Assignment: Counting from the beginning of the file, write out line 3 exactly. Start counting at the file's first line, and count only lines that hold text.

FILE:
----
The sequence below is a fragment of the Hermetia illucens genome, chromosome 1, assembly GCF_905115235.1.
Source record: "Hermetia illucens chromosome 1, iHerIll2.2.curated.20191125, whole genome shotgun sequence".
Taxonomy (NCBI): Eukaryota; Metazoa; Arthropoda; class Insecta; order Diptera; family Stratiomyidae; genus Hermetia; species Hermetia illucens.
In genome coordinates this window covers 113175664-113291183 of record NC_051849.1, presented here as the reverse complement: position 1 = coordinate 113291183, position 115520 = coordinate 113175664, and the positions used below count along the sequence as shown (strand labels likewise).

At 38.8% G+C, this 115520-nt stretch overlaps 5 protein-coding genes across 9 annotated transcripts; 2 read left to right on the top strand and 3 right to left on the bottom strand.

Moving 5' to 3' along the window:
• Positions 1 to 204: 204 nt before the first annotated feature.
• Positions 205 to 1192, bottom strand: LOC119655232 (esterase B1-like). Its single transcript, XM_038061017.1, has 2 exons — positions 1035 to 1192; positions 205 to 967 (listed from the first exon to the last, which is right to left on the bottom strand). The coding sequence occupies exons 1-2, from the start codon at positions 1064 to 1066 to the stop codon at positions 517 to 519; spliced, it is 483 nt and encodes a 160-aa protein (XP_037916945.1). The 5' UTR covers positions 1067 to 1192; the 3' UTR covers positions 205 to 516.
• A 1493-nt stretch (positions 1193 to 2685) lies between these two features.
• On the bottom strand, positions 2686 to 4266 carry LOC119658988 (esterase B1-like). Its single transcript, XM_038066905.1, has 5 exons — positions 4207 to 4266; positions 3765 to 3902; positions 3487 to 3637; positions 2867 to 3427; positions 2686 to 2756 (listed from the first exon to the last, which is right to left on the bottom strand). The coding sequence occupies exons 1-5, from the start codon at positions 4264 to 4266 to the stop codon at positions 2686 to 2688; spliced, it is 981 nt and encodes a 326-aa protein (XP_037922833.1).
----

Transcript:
Taxonomy (NCBI): Eukaryota; Metazoa; Arthropoda; class Insecta; order Diptera; family Stratiomyidae; genus Hermetia; species Hermetia illucens.